My hope is that the play, “Waiting for Giovanni” and the upcoming celebrations of Rustin’s life, as well as the Emory Conference, entitled Whose Beloved Community (more info to come), will ignite people’s curiosity enough so they learn more and no longer accept the half-truths of history but insist on knowing how we got as far as we have.  We need to know these things if we expect to go any further.

Monday, January 14, 2013

W4G At New York Theatre Workshop

This year, 2013, is the 60th anniversary of the publication of James Baldwin’s first novel, “Go Tell It On The Mountain.”  Semi-autobiographical, it is a searing document that lays bare the souls of Black folks who have committed themselves to the Christian church yet live hypocritical lies.  In 1953 such a novel from an African American author was unheard of…actually almost any novel from an African American author was unheard of!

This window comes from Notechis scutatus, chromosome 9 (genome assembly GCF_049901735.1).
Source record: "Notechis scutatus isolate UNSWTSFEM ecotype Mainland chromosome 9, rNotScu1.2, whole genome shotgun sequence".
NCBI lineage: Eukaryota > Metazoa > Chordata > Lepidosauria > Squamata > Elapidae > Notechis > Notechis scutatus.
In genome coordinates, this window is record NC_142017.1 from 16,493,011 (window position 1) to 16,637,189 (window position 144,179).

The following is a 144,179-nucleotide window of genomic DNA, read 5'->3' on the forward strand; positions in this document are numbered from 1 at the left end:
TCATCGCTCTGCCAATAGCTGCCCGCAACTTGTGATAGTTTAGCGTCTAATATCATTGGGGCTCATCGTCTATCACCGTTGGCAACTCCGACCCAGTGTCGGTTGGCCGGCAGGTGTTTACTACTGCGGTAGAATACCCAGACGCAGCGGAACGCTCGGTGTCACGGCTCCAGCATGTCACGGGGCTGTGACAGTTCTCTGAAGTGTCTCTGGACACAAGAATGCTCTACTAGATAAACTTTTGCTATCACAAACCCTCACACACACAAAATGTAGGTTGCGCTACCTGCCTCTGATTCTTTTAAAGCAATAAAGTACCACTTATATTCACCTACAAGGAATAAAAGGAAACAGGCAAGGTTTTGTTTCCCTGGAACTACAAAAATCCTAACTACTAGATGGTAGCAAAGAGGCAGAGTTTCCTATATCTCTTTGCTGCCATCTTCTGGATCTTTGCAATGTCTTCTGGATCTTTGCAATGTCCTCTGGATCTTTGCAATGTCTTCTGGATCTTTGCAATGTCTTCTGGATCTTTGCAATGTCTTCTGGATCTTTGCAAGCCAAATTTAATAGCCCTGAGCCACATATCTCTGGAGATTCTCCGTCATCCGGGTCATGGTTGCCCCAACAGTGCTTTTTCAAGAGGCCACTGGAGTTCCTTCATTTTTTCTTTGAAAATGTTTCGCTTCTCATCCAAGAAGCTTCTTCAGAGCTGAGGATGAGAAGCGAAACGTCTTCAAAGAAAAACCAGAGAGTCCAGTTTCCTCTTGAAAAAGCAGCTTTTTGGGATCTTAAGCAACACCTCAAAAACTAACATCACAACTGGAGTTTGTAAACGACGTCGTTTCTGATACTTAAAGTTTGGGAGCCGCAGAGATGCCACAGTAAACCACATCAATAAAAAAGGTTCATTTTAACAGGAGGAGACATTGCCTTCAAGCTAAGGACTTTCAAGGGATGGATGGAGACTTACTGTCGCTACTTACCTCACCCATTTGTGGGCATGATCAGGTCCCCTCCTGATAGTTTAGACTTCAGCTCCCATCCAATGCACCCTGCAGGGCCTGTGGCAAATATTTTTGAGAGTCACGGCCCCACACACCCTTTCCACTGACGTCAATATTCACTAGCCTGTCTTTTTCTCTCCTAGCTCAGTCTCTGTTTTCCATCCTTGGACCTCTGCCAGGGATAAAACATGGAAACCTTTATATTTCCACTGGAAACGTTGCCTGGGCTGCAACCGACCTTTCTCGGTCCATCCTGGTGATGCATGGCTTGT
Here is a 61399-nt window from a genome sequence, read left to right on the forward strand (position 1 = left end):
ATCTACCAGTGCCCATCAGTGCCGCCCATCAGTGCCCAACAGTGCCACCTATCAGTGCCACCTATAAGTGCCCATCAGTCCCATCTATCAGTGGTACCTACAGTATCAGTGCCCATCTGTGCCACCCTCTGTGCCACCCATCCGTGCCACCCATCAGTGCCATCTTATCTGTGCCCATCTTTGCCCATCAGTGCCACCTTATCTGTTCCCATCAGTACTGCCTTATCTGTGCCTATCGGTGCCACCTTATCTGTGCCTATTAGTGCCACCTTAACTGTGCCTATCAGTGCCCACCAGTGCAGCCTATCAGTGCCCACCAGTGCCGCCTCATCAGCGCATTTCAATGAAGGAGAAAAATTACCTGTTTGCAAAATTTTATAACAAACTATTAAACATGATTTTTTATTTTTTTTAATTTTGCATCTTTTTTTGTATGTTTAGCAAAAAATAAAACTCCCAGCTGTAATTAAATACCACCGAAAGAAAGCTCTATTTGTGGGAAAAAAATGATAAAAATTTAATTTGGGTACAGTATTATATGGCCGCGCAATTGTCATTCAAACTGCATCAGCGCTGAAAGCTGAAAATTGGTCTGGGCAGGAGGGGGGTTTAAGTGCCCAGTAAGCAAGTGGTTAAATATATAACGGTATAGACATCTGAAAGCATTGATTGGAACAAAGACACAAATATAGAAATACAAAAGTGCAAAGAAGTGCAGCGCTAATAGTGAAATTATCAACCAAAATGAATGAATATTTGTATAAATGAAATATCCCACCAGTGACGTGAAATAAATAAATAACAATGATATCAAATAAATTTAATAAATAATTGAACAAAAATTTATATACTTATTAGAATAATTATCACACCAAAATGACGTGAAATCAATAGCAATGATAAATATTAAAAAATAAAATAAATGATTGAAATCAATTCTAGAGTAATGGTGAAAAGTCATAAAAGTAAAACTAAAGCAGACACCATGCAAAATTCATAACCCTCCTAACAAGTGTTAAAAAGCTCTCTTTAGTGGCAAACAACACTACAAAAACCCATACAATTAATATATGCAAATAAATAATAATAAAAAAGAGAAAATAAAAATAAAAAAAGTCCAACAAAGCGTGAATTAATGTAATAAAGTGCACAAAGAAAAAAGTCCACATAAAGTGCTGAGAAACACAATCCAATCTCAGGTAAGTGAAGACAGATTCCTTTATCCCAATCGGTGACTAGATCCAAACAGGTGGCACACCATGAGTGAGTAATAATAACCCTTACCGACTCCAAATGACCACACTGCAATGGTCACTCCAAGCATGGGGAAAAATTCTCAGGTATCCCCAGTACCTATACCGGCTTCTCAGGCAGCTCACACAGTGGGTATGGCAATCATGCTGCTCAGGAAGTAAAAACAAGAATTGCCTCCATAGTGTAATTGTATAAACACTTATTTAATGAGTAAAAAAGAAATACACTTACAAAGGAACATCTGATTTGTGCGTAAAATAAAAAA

There was the legendary Gwendolyn Brooks’ “Maud Martha” which remains underappreciated. Ann Petry, known for her earlier novel “The Street,” also published “The Narrows” in the same year.  Surely there are others that don’t immediately come to mind.  But the Baldwin book opened up a new world of thinking about Black literature in part because of its frankness about the complex (not completely positive) spirituality of the African American community.  Another reason is because of the novel’s subtext of homosexual attraction the main character, John, has for his friend Elisha. 

Near the end of the novel they have a Pinteresque conversation about sin and salvation in which John asks: “That song they sing…if it costs my life—is that the price?”